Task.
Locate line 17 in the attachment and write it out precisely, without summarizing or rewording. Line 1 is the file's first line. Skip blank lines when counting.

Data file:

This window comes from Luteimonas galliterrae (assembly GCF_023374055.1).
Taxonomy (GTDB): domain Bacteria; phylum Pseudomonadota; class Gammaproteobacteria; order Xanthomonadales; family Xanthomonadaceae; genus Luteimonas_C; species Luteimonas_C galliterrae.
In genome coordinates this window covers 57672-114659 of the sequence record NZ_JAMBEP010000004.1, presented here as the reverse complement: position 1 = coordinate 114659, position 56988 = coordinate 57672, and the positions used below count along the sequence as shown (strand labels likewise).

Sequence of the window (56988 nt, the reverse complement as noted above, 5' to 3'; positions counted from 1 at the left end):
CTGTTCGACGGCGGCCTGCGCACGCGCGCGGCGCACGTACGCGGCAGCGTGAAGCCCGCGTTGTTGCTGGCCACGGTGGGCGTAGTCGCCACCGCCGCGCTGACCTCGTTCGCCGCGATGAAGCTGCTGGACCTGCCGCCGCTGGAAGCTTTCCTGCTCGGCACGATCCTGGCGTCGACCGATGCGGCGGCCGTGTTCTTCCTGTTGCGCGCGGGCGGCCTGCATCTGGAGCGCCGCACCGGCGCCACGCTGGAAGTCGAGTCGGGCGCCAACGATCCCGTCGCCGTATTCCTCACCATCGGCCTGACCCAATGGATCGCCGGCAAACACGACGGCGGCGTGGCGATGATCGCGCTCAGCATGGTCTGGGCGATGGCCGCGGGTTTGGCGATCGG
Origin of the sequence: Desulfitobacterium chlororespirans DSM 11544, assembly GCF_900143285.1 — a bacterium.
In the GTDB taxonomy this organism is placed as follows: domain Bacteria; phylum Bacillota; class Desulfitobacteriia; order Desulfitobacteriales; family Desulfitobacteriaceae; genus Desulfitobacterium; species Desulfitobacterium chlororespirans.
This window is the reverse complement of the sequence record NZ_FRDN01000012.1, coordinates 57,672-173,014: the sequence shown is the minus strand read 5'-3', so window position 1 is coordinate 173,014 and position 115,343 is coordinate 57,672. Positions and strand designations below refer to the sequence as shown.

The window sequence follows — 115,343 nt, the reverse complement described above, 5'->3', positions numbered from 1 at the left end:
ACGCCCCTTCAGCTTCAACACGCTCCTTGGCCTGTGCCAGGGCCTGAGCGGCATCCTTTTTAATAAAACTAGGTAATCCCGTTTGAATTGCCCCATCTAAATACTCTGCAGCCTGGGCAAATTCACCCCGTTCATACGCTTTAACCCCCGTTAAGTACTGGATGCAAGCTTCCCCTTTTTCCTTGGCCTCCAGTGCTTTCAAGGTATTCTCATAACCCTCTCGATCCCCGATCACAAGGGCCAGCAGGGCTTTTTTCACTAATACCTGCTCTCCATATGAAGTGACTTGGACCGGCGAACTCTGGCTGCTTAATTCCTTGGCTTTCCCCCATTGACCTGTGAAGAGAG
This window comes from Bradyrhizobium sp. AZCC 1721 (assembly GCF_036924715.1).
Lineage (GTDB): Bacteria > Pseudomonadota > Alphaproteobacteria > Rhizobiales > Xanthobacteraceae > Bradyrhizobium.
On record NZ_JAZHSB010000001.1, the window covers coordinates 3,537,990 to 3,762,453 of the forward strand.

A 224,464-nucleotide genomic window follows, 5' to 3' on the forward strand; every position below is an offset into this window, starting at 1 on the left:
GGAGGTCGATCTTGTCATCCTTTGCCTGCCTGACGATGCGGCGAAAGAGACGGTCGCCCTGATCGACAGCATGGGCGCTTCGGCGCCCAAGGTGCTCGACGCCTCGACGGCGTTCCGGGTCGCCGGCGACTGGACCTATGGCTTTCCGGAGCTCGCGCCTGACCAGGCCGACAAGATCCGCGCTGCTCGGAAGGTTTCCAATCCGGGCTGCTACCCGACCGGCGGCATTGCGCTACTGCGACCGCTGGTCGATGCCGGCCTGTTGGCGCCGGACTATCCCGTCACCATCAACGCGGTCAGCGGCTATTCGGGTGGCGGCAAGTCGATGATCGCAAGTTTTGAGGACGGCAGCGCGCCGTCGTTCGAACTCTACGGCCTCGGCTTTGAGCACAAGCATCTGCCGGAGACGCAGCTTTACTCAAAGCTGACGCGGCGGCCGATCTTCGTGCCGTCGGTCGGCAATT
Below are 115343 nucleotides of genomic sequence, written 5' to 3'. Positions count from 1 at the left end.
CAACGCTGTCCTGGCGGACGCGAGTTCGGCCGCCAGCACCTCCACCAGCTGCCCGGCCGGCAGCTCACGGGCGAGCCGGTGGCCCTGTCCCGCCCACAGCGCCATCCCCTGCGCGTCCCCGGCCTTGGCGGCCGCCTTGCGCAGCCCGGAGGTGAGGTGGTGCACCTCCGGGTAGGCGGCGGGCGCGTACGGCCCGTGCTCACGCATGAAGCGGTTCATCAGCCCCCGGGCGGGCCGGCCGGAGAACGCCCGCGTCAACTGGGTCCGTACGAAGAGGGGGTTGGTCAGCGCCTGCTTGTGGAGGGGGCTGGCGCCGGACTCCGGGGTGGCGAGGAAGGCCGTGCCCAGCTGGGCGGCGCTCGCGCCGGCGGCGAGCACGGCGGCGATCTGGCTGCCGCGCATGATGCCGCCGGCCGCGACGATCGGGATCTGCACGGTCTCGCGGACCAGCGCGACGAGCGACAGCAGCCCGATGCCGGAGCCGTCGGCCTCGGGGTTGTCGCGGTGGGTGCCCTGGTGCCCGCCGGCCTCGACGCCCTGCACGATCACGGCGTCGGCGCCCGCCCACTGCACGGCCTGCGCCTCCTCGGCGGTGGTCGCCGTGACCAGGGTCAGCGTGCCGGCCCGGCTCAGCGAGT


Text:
CAACGCTGTCCTGGCGGACGCGAGTTCGGCCGCCAGCACCTCCACCAGCTGCCCGGCCGGCAGCTCACGGGCGAGCCGGTGGCCCTGTCCCGCCCACAGCGCCATCCCCTGCGCGTCCCCGGCCTTGGCGGCCGCCTTGCGCAGCCCGGAGGTGAGGTGGTGCACCTCCGGGTAGGCGGCGGGCGCGTACGGCCCGTGCTCACGCATGAAGCGGTTCATCAGCCCCCGGGCGGGCCGGCCGGAGAACGCCCGCGTCAACTGGGTCCGTACGAAGAGGGGGTTGGTCAGCGCCTGCTTGTGGAGGGGGCTGGCGCCGGACTCCGGGGTGGCGAGGAAGGCCGTGCCCAGCTGGGCGGCGCTCGCGCCGGCGGCGAGCACGGCGGCGATCTGGCTGCCGCGCATGATGCCGCCGGCCGCGACGATCGGGATCTGCACGGTCTCGCGGACCAGCGCGACGAGCGACAGCAGCCCGATGCCGGAGCCGTCGGCCTCGGGGTTGTCGCGGTGGGTGCCCTGGTGCCCGCCGGCCTCGACGCCCTGCACGATCACGGCGTCGGCGCCCGCCCACTGCACGGCCTGCGCCTCCTCGGCGGTGGTCGCCGTGACCAGGGTCAGCGTGCCGGCCCGGCTCAGCGAGT